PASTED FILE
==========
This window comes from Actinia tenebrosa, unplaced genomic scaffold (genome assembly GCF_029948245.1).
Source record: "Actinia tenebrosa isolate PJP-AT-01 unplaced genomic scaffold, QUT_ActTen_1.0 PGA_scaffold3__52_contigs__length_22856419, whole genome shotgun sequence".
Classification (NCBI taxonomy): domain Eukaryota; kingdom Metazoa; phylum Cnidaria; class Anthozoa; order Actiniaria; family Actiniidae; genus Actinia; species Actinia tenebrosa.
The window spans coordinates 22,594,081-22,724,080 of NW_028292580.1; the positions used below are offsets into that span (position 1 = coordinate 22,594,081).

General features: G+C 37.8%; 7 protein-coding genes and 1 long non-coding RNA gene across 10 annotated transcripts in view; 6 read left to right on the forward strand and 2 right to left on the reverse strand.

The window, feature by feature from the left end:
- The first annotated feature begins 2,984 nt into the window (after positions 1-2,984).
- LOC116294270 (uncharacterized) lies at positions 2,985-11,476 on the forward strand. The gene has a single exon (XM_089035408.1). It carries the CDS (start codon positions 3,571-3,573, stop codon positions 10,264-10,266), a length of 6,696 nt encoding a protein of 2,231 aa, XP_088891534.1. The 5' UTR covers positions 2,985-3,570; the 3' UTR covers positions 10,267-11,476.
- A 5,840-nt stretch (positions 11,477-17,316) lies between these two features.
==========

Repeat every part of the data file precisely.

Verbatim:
This window comes from Actinia tenebrosa, unplaced genomic scaffold (genome assembly GCF_029948245.1).
Source record: "Actinia tenebrosa isolate PJP-AT-01 unplaced genomic scaffold, QUT_ActTen_1.0 PGA_scaffold3__52_contigs__length_22856419, whole genome shotgun sequence".
Classification (NCBI taxonomy): domain Eukaryota; kingdom Metazoa; phylum Cnidaria; class Anthozoa; order Actiniaria; family Actiniidae; genus Actinia; species Actinia tenebrosa.
The window spans coordinates 22,594,081-22,724,080 of NW_028292580.1; the positions used below are offsets into that span (position 1 = coordinate 22,594,081).

General features: G+C 37.8%; 7 protein-coding genes and 1 long non-coding RNA gene across 10 annotated transcripts in view; 6 read left to right on the forward strand and 2 right to left on the reverse strand.

The window, feature by feature from the left end:
- The first annotated feature begins 2,984 nt into the window (after positions 1-2,984).
- LOC116294270 (uncharacterized) lies at positions 2,985-11,476 on the forward strand. The gene has a single exon (XM_089035408.1). It carries the CDS (start codon positions 3,571-3,573, stop codon positions 10,264-10,266), a length of 6,696 nt encoding a protein of 2,231 aa, XP_088891534.1. The 5' UTR covers positions 2,985-3,570; the 3' UTR covers positions 10,267-11,476.
- A 5,840-nt stretch (positions 11,477-17,316) lies between these two features.